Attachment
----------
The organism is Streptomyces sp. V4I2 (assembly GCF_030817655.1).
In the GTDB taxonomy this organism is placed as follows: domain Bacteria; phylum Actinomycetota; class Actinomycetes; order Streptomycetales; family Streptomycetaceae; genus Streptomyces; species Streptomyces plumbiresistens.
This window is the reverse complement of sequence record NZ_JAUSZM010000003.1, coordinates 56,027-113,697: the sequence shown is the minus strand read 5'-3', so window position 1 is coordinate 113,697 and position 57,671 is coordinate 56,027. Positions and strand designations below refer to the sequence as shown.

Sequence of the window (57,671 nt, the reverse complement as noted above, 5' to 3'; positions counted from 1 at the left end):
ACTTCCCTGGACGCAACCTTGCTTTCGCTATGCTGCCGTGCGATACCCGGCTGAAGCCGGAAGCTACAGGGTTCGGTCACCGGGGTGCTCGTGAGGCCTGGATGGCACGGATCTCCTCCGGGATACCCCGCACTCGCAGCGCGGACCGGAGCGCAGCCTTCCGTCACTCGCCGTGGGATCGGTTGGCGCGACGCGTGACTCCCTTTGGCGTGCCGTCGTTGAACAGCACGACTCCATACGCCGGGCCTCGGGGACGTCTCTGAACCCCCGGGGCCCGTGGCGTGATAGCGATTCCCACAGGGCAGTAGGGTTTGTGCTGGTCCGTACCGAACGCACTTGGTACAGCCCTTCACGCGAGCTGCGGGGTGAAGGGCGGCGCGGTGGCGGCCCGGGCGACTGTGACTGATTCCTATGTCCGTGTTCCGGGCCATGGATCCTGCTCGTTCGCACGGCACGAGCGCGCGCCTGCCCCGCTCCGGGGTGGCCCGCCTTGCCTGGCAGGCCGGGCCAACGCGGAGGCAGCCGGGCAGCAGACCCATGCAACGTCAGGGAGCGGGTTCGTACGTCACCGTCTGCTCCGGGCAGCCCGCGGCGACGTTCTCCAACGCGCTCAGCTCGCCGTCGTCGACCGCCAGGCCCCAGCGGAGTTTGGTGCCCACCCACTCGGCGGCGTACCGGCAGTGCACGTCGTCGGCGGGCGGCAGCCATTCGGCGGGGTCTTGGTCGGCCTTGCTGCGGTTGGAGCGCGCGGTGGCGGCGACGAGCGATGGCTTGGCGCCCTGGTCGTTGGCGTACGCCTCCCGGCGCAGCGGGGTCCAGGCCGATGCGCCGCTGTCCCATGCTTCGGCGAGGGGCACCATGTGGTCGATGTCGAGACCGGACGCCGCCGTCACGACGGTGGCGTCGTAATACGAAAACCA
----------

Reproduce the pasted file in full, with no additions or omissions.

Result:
The organism is Streptomyces sp. V4I2 (assembly GCF_030817655.1).
In the GTDB taxonomy this organism is placed as follows: domain Bacteria; phylum Actinomycetota; class Actinomycetes; order Streptomycetales; family Streptomycetaceae; genus Streptomyces; species Streptomyces plumbiresistens.
This window is the reverse complement of sequence record NZ_JAUSZM010000003.1, coordinates 56,027-113,697: the sequence shown is the minus strand read 5'-3', so window position 1 is coordinate 113,697 and position 57,671 is coordinate 56,027. Positions and strand designations below refer to the sequence as shown.

Sequence of the window (57,671 nt, the reverse complement as noted above, 5' to 3'; positions counted from 1 at the left end):
ACTTCCCTGGACGCAACCTTGCTTTCGCTATGCTGCCGTGCGATACCCGGCTGAAGCCGGAAGCTACAGGGTTCGGTCACCGGGGTGCTCGTGAGGCCTGGATGGCACGGATCTCCTCCGGGATACCCCGCACTCGCAGCGCGGACCGGAGCGCAGCCTTCCGTCACTCGCCGTGGGATCGGTTGGCGCGACGCGTGACTCCCTTTGGCGTGCCGTCGTTGAACAGCACGACTCCATACGCCGGGCCTCGGGGACGTCTCTGAACCCCCGGGGCCCGTGGCGTGATAGCGATTCCCACAGGGCAGTAGGGTTTGTGCTGGTCCGTACCGAACGCACTTGGTACAGCCCTTCACGCGAGCTGCGGGGTGAAGGGCGGCGCGGTGGCGGCCCGGGCGACTGTGACTGATTCCTATGTCCGTGTTCCGGGCCATGGATCCTGCTCGTTCGCACGGCACGAGCGCGCGCCTGCCCCGCTCCGGGGTGGCCCGCCTTGCCTGGCAGGCCGGGCCAACGCGGAGGCAGCCGGGCAGCAGACCCATGCAACGTCAGGGAGCGGGTTCGTACGTCACCGTCTGCTCCGGGCAGCCCGCGGCGACGTTCTCCAACGCGCTCAGCTCGCCGTCGTCGACCGCCAGGCCCCAGCGGAGTTTGGTGCCCACCCACTCGGCGGCGTACCGGCAGTGCACGTCGTCGGCGGGCGGCAGCCATTCGGCGGGGTCTTGGTCGGCCTTGCTGCGGTTGGAGCGCGCGGTGGCGGCGACGAGCGATGGCTTGGCGCCCTGGTCGTTGGCGTACGCCTCCCGGCGCAGCGGGGTCCAGGCCGATGCGCCGCTGTCCCATGCTTCGGCGAGGGGCACCATGTGGTCGATGTCGAGACCGGACGCCGCCGTCACGACGGTGGCGTCGTAATACGAAAACCA